Is it the Union Flag or the Union Jack and which way up is it? – The Sun

The Union Jack, one of the world's most distinctive flags, is often seen flying above the Queen's residence.

But what is the difference between the Union Jack and the Union Flag?  Read on for all you need to know.

Is it called the Union Flag or the Union Jack?

The terms Union Flag and Union Jack are both technically correct for describing the national flag of the United Kingdom.

The flag combines the crosses of the three countries united under one Sovereign, and consists of three heraldic crosses.

The cross of St George, patron saint of England, is a red cross on a white background.

After James I succeeded to the throne, it was combined with the cross of St Andrew in 1606.

The cross saltire of St Andrew, patron saint of Scotland, is a diagonal white cross on a blue ground.

The cross saltire of St Patrick, patron saint of Ireland, is a diagonal red cross on a white ground.

The Irish cross was combined with the flags of St George and St Andrew following the Act of Union of Ireland with England and Wales, and Scotland on 1 January 1801.

This act created the Union Flag that we see today.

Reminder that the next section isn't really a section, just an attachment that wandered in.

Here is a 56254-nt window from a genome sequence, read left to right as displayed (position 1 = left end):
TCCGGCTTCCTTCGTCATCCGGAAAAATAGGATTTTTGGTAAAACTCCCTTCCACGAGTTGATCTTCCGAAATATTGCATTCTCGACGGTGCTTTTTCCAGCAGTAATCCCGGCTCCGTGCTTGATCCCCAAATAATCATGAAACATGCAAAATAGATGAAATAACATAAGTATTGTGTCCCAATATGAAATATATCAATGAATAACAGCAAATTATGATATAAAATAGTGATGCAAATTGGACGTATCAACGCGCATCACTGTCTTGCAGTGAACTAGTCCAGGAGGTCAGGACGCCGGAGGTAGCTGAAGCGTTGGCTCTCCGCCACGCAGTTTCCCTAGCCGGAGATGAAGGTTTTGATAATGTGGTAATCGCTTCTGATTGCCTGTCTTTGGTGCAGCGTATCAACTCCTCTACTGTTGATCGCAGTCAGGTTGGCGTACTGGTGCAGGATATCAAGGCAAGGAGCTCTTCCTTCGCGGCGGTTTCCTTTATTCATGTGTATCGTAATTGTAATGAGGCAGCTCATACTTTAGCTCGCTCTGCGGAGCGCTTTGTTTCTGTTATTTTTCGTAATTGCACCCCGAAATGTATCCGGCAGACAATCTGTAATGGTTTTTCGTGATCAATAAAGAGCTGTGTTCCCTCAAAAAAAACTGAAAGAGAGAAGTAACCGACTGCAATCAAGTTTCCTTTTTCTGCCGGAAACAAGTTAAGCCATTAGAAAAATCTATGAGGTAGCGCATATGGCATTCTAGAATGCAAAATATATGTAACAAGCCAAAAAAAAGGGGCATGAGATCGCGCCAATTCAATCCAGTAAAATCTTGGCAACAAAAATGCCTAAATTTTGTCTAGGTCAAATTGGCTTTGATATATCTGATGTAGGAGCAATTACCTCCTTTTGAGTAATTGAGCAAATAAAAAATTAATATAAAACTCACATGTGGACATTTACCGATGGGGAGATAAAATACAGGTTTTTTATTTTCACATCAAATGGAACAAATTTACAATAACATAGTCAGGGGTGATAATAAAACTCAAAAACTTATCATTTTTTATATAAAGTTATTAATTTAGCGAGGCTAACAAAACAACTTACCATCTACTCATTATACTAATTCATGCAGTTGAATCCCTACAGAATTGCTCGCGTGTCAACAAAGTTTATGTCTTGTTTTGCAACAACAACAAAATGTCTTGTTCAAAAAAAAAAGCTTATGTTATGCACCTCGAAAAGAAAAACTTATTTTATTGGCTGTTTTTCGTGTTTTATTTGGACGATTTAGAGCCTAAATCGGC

The Welsh dragon does not appear on it as when the first Union Flag was created in 1606, the Principality of Wales was already united with England and was no longer a separate principality.

When is the Union Jack raised over Buckingham Palace?

The Union Flag was originally a Royal flag.

When the present design was made official in 1801, it was ordered to be flown on all the King's forts and castles, but not elsewhere.

It is today flown above Buckingham Palace, Windsor Castle and Sandringham when The Queen is not in residence.

The flying of the Union Flag on public buildings is decided by the Department for Culture, Media and Sport at The Queen's command.

The Union Flag is flown on Government buildings on days marking the birthdays of members of the Royal Family, Commonwealth Day, Coronation Day, The Queen's official birthday, Remembrance Day and on the days of the State Opening and prorogation of Parliament.

The term 'Union Jack' possibly dates from Queen Anne's time but its origin remains uncertain.

Some historians say it may have come from the 'jack-et' of the English or Scottish soldiers, or from the name of James I who originated the first union in 1603.

Another alternative is that the name may be derived from a proclamation by Charles II that the Union Flag should be flown only by ships of the Royal Navy as a jack, a small flag at the bowsprit – the term 'jack' once meant small.

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